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Collard Wraps with Tempeh Sweet Potato Hash

Collard Wraps with Tempeh Sweet Potato Hash

A few days ago, I ran across a Whole Foods tweet touting collards are the new kale. Intrigued, I of course clicked the link directing me to a blog post in which its author wrote “growing up in Louisiana, collards greens were standard fare”. Spending my childhood in Pennsylvania with two green-obsessed parents, collards have always been a regular part of my diet too.

Collard Wraps with Tempeh Sweet Potato Hash

Of course, rotating on the dinner table was also Lacinato, Red Russian and other leafy varietals long before the whole kale craze ever ¬†took off. And at the time, my little kid self didn’t care much for them. Apparently neither did anyone else.

Today, however, things have changed. I adore¬†kale, and it’s become so apparently obvious, I am not alone.

Toasted cashews

What initially struck me as surprising was not that kale finally soared into stardom, but rather that collards were left behind. My parents had always grew equal amounts in the garden, and had served up equal amounts onto our plates. To me, the two went hand in hand. To an extent, they were almost interchangeable.

Collard Wraps with Tempeh Sweet Potato Hash

I find it no surprise, then, that Whole Foods thinks collard are to become the next kale. Though, I’m still amazed it took so long.

Like kale and the explosion of raw salads, I think collards will really begin to shine in their uncooked element. In the south, collards have always been common, and are traditionally known to be cooked to death with salted pork/fatback, and served as a side. Maybe this is why they didn’t take off right away. The result of that is not a pretty green sight.

Use them in their raw form as a substitute for tortillas, however, and they become one stunning way to bundle up a bunch of goodness. I did not grow up with collard wraps, but can fully say I’m excited to add more of them to my diet. Sturdy yet light, they feel like such a nourishing way to wrap up a lunch. Pack them in aluminum foil, and they also become an easy on-the-go snack.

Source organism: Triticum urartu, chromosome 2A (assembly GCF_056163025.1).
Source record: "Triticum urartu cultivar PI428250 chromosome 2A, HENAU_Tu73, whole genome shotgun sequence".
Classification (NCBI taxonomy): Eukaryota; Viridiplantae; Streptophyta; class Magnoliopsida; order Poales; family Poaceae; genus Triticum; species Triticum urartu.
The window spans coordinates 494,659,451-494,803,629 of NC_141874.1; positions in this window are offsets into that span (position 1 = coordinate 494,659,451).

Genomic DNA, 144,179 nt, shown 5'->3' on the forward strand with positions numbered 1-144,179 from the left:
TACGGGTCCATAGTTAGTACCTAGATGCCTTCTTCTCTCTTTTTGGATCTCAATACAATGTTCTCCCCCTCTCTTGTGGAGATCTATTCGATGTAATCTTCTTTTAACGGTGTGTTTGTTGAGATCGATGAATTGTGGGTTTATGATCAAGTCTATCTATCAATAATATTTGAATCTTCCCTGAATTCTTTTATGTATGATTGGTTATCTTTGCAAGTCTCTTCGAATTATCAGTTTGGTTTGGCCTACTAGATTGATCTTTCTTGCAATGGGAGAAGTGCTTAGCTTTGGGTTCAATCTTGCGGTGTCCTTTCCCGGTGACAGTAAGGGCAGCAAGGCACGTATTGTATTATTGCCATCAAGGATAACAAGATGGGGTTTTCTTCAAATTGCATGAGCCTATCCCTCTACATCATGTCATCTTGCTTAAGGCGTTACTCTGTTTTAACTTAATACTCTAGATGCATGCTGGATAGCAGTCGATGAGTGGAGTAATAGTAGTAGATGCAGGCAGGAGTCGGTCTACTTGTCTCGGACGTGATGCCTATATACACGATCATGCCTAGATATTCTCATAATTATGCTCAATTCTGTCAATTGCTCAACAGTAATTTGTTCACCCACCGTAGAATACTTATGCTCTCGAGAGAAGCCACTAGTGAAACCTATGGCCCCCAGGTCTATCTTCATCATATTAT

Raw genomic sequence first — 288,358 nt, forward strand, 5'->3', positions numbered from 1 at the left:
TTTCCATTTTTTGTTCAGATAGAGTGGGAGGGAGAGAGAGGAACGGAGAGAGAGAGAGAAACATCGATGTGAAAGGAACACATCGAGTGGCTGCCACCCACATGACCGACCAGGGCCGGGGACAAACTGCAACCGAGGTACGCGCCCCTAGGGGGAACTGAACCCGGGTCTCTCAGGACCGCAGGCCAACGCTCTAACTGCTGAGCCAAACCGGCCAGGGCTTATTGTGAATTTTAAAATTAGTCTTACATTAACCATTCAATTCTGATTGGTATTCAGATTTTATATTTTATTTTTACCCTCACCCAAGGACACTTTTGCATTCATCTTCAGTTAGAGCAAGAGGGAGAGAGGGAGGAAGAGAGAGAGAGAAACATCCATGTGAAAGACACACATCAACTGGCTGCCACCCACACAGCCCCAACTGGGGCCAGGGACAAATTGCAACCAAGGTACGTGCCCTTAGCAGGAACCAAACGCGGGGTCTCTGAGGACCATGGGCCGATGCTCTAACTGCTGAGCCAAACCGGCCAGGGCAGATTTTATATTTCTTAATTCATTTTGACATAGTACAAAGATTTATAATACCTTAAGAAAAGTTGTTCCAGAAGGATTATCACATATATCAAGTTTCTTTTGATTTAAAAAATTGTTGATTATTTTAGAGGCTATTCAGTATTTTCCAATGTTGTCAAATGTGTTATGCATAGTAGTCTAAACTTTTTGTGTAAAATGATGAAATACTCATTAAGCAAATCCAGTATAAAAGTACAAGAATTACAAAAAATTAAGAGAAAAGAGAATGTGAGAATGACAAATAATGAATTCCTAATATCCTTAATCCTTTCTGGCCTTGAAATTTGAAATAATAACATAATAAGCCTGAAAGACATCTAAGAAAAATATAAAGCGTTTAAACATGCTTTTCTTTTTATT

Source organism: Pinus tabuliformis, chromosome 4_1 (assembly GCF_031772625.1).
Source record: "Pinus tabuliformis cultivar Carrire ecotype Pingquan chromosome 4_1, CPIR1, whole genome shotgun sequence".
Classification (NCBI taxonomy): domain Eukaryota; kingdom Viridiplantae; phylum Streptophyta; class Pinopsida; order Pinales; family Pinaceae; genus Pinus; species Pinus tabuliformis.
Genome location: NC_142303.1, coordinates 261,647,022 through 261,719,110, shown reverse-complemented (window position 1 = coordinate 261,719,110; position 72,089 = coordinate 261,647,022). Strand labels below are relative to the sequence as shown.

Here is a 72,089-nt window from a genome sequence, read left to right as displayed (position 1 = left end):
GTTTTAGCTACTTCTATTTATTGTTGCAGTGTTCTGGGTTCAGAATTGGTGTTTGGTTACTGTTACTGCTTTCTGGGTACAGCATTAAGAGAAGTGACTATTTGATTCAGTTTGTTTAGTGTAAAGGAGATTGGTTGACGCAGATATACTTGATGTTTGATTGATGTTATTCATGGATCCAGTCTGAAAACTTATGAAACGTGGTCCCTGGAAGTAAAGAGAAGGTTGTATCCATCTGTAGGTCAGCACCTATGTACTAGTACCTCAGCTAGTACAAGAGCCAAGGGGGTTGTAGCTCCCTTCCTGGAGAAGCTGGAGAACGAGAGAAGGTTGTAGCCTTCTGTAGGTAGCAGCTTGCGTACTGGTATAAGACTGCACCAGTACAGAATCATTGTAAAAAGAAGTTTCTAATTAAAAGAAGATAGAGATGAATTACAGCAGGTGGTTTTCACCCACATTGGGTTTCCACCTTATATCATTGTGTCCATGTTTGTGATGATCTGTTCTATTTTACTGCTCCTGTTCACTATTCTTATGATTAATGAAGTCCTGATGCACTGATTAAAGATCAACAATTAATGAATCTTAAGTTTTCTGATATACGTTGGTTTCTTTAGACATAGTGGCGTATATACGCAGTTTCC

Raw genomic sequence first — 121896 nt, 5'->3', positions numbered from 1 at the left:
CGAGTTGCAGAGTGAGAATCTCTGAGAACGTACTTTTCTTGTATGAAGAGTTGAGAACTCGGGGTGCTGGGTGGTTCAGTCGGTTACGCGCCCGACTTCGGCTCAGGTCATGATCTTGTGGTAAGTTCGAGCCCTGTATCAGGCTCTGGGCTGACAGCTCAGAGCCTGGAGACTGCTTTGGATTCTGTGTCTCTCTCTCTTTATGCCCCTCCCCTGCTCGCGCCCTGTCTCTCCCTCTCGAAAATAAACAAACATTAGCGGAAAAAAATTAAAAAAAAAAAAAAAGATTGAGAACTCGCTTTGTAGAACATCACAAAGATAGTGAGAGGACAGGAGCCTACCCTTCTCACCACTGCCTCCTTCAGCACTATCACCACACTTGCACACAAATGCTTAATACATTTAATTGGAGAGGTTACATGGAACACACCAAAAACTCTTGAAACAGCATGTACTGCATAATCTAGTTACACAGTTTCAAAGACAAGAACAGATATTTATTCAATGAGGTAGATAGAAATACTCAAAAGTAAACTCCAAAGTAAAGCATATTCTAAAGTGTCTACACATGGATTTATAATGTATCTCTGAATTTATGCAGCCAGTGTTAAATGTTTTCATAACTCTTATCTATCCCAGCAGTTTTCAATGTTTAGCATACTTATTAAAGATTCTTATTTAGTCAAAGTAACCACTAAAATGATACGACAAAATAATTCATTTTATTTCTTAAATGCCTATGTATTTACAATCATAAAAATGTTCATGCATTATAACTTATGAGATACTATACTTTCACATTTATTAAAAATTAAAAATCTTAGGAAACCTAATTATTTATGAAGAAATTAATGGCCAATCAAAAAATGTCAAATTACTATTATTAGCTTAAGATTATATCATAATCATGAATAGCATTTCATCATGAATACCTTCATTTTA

These are stuffed with a flavorful curried tempeh, slightly sweetened with everyone’s favorite orange potatoes. I like to mash the sweet potatoes slightly into the tempeh to really blend all the flavors. Note: If whipping this up for dinner, make extra. These are great for a make-ahead lunch, served either warm or cold.

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Turnip and Kale Hash with Eggs

I can count the number of times I’ve cooked turnips on one hand. Five fingers. Maybe four.

It’s sad, but also exciting, when you realize you’re forgetting an ingredient in life that really deserves attention. Turnips, with their beautiful orchid-shaded skin, are highly underutilized in my kitchen. When finally tasked with a freelance assignment calling on this root veggie, I purposely bought more than I needed so I could do a little extra experimentation on the stove. I settled on this, a breakfast-for-dinner, which a novelty in itself, felt that much more so with the rarity of turnips.

Eggs and potatoes are classic match made in heaven, but I must say, grated turnips make an equally fine partner. It’s one I hope to call upon more often. Here, they contribute an extra, pleasant punch of flavor while holding the similar texture and heartiness of typical hash browns. Their slight bite goes perfectly with fried eggs.

From beer to chocolate to greens, I often like things on the bitter side. If you’re a little shy to this department of taste, consider going halfsies with the turnips and grate a russet potato or two into the mix.

For an extra treat, pocket this in a pita, and top with a spoonful of spaghetti sauce – my solution for turning leftovers into a phenomenal new meal.

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Vegan Sweet Potato and Sausage Hash with Kale

I love the combination of kale and sweet potatoes, as well as kale and sausage, so I figured why not fuse them all together. Sweet potatoes lend a sugary, soft element to chewy greens, while sausage adds a savory meatiness that I absolutely love. The trio also creates a megastar, nutrient-rich powerhouse. Kale and sweet potatoes, two celebrity vitamin-winning veggies, rock the dish with tons of antioxidants and disease-warding nutrients, while the meat-free sausage adds a boost of muscle building protein.

The following recipe yields a great brunch, lunch, or dinner option that can be served as a main course or side dish. Feel free to try also use it as a healthy, energizing filling for a wrap.

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